Abdominal compliance is an important determinant and predictor of available workspace during laparoscopic surgery. Furthermore, critically ill patients with a reduced abdominal compliance are at an increased risk of developing intra-abdominal hypertension and abdominal compartment syndrome both of which are associated with high morbidity and mortality. Despite of this, abdominal compliance is a concept, which has been neglected in the past.

Abdominal compliance is defined as a measure of the ease of abdominal expansion, expressed as a change in intra-abdominal volume per change in intra-abdominal pressure:

abdominal compliance = delta intra-abdominal volume / delta intra-abdominal pressure.

AC is a dynamic variable, dependent on base-line IAV and IAP as well as reshaping and stretching capacity. Whereas abdominal compliance itself can only rarely be measured, it always needs to be considered an important component of intra-abdominal pressure. Patients with decreased abdominal compliance are prone to fulminant development of abdominal compartment syndrome when concomitant risk factors for intra-abdominal hypertension are present.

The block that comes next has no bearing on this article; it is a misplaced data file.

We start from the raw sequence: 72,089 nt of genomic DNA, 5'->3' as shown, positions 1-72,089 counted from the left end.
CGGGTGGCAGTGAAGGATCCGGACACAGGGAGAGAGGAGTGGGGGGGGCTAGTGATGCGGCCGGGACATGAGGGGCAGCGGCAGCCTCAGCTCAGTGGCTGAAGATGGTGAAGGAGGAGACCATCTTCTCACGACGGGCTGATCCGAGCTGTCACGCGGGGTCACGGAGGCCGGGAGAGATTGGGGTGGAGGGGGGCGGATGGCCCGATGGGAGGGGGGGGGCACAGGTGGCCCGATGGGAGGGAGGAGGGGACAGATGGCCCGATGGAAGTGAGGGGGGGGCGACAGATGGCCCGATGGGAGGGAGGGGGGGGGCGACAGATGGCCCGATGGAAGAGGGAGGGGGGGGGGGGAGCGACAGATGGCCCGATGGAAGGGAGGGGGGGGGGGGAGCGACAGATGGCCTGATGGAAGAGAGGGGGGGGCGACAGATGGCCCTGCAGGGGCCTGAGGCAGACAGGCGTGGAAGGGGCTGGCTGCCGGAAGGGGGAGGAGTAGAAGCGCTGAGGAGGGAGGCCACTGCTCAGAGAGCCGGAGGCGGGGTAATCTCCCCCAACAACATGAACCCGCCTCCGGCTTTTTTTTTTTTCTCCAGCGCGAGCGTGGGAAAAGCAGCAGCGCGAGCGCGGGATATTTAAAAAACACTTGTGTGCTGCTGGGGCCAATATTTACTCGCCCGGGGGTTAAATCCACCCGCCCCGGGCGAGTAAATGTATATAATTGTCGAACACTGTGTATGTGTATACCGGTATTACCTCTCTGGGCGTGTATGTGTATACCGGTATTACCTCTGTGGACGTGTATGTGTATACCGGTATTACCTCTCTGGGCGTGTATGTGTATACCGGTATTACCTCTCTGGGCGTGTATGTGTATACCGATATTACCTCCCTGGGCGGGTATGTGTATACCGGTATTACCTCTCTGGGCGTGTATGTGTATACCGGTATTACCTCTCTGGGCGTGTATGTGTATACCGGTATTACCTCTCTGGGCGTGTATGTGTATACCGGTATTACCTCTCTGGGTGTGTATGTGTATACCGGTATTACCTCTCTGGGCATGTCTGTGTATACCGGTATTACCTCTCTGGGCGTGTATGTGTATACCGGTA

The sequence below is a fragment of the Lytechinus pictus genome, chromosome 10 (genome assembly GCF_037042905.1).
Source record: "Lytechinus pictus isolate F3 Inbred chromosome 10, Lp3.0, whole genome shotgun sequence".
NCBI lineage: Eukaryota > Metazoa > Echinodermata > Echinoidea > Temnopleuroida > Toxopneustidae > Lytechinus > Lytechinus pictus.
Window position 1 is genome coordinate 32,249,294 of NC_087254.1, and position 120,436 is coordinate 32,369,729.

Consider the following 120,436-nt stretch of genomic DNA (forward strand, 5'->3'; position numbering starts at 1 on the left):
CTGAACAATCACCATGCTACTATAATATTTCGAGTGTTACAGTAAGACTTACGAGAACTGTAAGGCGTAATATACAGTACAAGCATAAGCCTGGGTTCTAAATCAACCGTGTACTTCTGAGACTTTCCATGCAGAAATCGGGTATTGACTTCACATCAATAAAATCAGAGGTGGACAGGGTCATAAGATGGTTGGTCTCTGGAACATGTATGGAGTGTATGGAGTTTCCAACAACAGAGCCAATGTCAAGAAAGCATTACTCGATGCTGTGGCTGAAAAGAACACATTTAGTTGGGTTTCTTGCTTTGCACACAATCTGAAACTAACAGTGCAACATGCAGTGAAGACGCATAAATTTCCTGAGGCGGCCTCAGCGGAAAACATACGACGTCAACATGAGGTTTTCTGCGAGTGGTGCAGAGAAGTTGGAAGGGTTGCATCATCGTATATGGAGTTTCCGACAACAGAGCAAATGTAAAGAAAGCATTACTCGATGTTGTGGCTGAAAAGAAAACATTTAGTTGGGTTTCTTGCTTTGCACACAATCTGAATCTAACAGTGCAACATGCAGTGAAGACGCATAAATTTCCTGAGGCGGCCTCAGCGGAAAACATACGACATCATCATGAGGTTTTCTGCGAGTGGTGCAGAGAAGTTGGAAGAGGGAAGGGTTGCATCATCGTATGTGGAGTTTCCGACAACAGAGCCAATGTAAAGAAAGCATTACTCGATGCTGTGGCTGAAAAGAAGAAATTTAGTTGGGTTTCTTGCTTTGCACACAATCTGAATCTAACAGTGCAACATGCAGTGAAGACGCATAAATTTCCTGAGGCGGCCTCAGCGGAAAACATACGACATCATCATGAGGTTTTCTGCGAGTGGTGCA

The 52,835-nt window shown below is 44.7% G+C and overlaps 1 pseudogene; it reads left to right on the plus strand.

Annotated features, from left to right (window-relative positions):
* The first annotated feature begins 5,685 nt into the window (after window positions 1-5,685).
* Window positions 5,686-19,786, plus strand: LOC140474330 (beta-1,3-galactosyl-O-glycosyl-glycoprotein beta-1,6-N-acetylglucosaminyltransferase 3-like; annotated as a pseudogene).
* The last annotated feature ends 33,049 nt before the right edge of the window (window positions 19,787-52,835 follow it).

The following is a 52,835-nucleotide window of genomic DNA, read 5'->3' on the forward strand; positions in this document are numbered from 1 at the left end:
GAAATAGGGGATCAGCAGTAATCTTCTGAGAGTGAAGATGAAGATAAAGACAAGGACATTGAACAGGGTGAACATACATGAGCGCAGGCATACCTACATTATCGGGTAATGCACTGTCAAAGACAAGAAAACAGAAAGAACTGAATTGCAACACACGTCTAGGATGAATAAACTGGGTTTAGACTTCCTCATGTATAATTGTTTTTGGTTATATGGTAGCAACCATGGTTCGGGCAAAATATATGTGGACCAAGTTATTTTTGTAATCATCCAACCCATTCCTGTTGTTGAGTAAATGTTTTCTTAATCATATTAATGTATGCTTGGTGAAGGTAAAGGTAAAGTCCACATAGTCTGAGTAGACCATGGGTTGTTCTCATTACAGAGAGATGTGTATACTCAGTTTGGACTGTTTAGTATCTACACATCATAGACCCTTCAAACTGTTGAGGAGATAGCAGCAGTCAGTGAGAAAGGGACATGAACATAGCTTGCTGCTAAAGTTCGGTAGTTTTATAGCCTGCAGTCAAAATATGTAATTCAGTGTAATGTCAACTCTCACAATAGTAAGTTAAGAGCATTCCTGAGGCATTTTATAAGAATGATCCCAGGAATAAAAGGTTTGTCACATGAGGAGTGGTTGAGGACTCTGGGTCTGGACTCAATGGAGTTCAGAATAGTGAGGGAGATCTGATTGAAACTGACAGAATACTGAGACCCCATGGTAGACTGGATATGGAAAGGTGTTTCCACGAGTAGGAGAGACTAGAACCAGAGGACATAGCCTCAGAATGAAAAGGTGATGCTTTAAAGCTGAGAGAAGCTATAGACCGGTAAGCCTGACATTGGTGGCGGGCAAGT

This review aims to clarify the pressure-volume relationship within the abdominal cavity. It highlights how different conditions and pathologies can affect abdominal compliance and which management strategies could be applied to avoid serious consequences of decreased abdominal compliance.

We have pooled all available human data to calculate abdominal compliance values in patients acutely and chronically exposed to intra-abdominal hypertension and demonstrated an exponential abdominal pressure-volume relationship. Most importantly, patients with high level of intra-abdominal pressure have a reduced abdominal compliance. In these patients, only small reduction in intra-abdominal volume can significantly increase abdominal compliance and reduce intra-abdominal pressures.

A greater knowledge on abdominal compliance may help in selecting a better surgical approach as well as reducing complications related to intra-abdominal hypertension.


abdominal compliance, intra-abdominal hypertension, surgical complications